With prices seemingly changing almost every day, the cost of gasoline is one of the most volatile expenses in family budgets. Luckily, there are increasingly popular alternatives to driving gas-powered cars, and electric cars (EVs) are a notable one.
Unlike conventional cars, EVs are powered strictly by electricity sourced from a large pack of batteries and do not burn petroleum as a result. Moreover, the price of electricity is relatively cheap and doesn’t fluctuate as much as that of gasoline.
But as compelling as EVs are as a mode of transportation, they are not right for everyone, and there are many factors to consider before getting one for yourself. Here they are, courtesy of the guys at Metro Kia Atlanta.
1. Initial Cost: Arguably the biggest factor people take into consideration when shopping for a new car is the upfront cost, which is generally higher for EV than their gas-powered counterparts. A relatively high price, unfortunately, makes electric cars unattainable for many households.
2. Tax Incentives: Environmental concerns has impelled many first-world governments to accelerate the adoption of electric cars and other alternative-powered vehicles, and one way they are doing so is to provide financial incentives that help offset their relatively hefty costs. In the U.S., in particular, buyers of EVs are eligible for $7,500 in federal tax credits and possibly thousands more in state-level credits. These incentives can mean the difference in whether buying an EV makes financial sense or not.
3. Range: The biggest downside of owning an electric car is the dreaded range-anxiety. Most can only travel 50 miles (80 km) to 150 miles (256 km) on a fully-charged battery pack, making long road trips a near impossibility considering the very limited number of charging stations that exist. While this makes electric cars an inconvenience for many people, they can still be great for city living.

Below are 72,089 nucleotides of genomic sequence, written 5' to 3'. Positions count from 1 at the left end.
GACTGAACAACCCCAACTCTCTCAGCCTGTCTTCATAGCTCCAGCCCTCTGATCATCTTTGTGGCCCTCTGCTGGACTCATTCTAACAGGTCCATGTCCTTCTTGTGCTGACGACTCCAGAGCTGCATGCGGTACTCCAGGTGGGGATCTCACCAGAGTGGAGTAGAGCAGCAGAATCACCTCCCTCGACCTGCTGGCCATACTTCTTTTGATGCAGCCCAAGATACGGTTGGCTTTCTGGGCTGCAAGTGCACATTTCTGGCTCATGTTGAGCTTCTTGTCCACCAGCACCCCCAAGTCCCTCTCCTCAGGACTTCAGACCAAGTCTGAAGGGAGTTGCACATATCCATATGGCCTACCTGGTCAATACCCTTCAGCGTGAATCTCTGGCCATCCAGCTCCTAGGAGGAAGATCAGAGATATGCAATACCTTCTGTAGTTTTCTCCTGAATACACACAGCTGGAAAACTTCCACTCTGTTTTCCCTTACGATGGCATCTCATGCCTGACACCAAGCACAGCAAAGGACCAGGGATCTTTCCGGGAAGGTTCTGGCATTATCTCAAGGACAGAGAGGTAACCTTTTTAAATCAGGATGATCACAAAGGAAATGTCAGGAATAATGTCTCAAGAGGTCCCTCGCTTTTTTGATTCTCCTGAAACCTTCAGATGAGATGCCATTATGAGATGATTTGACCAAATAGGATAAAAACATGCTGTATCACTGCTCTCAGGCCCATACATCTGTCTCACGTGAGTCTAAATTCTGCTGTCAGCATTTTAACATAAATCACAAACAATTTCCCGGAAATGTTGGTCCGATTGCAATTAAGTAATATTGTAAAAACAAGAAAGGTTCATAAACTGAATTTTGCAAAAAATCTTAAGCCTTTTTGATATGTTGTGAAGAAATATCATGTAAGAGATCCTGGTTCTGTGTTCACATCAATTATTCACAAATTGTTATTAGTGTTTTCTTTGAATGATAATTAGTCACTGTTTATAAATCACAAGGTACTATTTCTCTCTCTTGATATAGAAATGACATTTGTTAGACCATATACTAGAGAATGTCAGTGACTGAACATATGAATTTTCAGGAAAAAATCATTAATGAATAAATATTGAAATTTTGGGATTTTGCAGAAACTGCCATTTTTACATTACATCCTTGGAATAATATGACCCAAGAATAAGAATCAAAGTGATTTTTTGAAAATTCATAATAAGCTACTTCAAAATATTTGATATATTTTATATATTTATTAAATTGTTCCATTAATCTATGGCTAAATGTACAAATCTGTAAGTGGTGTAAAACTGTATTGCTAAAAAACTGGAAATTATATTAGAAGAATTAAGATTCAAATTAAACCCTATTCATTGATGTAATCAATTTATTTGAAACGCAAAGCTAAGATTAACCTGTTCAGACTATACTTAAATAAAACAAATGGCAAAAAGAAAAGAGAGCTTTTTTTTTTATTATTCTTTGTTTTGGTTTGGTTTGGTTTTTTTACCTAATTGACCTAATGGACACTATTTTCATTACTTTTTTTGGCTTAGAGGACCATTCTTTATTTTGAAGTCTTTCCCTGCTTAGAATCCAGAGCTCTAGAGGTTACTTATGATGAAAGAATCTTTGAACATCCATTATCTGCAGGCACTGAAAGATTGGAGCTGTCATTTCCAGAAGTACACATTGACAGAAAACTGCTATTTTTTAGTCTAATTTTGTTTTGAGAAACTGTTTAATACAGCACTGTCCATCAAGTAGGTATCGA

4. Efficiency: What electric cars lack in driving range, they make up in efficiency, especially with regards to saving money. In fact, the U.S.’ Environmental Protection Agency (EPA) had to create a new measure for EVs to quantify their fuel efficiency — miles per gallon of gasoline equivalent (MPGe), a figure that represents the number of miles a vehicle can travel using a quantity of “fuel” with the same energy content as one gallon of gasoline. Most electric cars get over 100MPGe, so that makes them very efficient and cheap to operate.
5. Cost Over Time: Thanks to the high efficiency, cheap cost of electricity and all the money will save from not having to pay for gasoline, breaking even with a mainstream, reasonably-priced electric car isn’t a hassle and can be achieved in a few years. Keep the car long enough and you will actually save money. Shocking, I know…
6. Environmental Factors: Electric cars are very environmentally-friendly. Whereas the EPA estimates that gasoline emits almost 10,000 grams of CO2 per gallon, EVs have close to zero emissions. Regardless of what you think about global warming, the fact remains that electric cars pollute the air much less than gas-powered vehicles.
So there you have it — the various factors that you should consider before choosing an electric vehicle over a gas-powered one. Although electric cars that don’t benefit from government incentives are more expensive upfront, owning one for many years could actually end up being less costly than owning a gas-powered car over the same period of time. Additionally, as car companies continue to produce more electric cars to meet the steadily growing demand for them, you can bet they will become much more affordable in the coming years and decades.